Paul Resika: 8 + 8

January 6 - February 10, 2013

Steven Harvey Fine Art Projects presents 8 + 8, a two-gallery survey of Paul Resika’s painting, featuring eight works that span eight decades of Resika’s career, beginning in the 1940s and continuing up to the present. Connected to personalities as diverse as Hans Hofmann, Edward Hopper, Leo Castelli, Milton Resnick and Clement Greenberg, his career stands as a veritable roadmap for the diversity of the New York art world over the past seventy years.

This condensed ‘microspective’ includes an essential work from distinct stylistic phases in Resika’s career, highlighting his painterly breadth and reflecting his own attempt to capture what is essential in his subjects. This exhibition is concurrent with an exhibition of eight new Resika paintings at Lori Bookstein Fine Art.

Resika (b. 1928) combines loose New York School painting and representational depiction with a singular boldness and poetic specificity. He negotiates the terrain between past and present, memory and observation, abstraction and representation.

Against the backdrop of the trends of pop and minimalism that swept the New York art world, Resika remained a truly independent figure, unafraid to follow his paintings wherever they took him. His career took dramatic and surprising twists.

Born in New York City, Resika studied with Hans Hofmann as a teenager and had his first solo show at age 19 at George Dix Gallery in New York. Seeking the traditional tools that Hofmann had received, such as training in perspective and anatomy, Resika travelled throughout Europe during the 1950s – 60s, studying 19th century landscape and old master painting. Upon returning to America, he introduced painting outdoors into his practice.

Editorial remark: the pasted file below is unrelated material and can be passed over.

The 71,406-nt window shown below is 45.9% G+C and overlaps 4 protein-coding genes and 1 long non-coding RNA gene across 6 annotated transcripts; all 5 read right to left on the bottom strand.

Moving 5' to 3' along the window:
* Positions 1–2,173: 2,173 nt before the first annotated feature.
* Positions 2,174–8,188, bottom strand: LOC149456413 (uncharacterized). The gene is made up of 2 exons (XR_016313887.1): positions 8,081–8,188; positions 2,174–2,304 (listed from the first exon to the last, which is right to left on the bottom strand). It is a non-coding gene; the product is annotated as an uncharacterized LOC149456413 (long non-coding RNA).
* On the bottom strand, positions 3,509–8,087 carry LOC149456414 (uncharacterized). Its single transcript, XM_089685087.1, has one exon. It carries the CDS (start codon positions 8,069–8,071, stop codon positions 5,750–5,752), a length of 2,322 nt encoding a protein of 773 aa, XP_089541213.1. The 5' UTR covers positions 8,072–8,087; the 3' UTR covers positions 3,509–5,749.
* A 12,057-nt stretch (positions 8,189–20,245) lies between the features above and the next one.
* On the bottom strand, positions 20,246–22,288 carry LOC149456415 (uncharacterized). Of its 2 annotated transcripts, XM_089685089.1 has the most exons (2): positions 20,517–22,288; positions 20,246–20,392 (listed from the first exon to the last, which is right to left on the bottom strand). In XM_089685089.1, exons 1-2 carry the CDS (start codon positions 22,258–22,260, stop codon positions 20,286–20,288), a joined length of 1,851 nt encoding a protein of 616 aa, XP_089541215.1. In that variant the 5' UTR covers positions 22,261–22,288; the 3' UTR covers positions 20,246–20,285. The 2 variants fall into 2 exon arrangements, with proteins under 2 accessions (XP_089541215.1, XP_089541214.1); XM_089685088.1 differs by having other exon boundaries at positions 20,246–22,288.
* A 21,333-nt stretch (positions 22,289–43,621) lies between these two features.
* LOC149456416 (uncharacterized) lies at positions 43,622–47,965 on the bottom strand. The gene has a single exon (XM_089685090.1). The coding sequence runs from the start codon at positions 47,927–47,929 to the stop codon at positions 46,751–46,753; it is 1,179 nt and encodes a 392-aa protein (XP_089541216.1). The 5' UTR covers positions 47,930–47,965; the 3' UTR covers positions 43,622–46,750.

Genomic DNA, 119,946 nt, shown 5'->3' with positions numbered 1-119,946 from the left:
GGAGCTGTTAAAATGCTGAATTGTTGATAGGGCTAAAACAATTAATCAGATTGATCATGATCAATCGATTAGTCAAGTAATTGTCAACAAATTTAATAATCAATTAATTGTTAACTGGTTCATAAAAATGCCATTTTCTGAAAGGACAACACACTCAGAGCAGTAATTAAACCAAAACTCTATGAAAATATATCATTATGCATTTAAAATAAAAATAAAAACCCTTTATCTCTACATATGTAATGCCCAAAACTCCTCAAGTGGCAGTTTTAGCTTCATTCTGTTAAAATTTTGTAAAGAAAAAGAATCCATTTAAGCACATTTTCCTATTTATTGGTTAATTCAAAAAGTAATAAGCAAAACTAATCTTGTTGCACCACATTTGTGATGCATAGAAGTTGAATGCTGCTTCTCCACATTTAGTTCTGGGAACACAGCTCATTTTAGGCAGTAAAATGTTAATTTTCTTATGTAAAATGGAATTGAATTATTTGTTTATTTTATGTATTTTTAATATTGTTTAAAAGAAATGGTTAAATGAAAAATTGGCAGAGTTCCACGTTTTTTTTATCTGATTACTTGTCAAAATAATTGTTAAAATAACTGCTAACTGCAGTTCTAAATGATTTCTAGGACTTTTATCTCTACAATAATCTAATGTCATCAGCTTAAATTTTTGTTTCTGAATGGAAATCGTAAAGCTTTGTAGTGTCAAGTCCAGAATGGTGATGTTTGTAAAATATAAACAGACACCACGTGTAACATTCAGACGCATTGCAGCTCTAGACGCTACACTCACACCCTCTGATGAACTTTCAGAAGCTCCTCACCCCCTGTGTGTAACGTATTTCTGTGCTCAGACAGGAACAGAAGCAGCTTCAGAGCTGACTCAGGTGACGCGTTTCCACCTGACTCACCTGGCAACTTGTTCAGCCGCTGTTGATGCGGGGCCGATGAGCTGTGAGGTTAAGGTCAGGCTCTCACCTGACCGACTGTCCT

In the 1980s, Resika discovered a new motif in Provincetown – the squat rectangular pier buildings on the seafront. Yet after years of plein air painting, Resika no longer paints these seaside scenes from life; instead he generates metonymic symbols for his trees, boats and people. Resika’s recent painting calls to mind the concept of ‘pittura metafisica’ or what the Italian painter Carlo Carrà termed ‘painting without adjectives.’ The emptiness of the architecture in Resika’s pictures is reminiscent of the way De Chirico orchestrates elements in space.

Resika once said that his paintings were never “of something; rather they are something – paintings that have their own very independent existence from the landscape they imagine.”

Resika currently splits his time between New York City and Cape Cod. He has had a profound impact on younger generations of painters as both an artist and teacher, serving as chair of Parson’s MFA program from 1978-1990. Resika has exhibited at the National Academy of Design; the Museum of Modern Art; the Smithsonian Institute; and the Art Institute of Chicago. He has received numerous grants and awards, including a Guggenheim Fellowship and election to the National Academy of Design.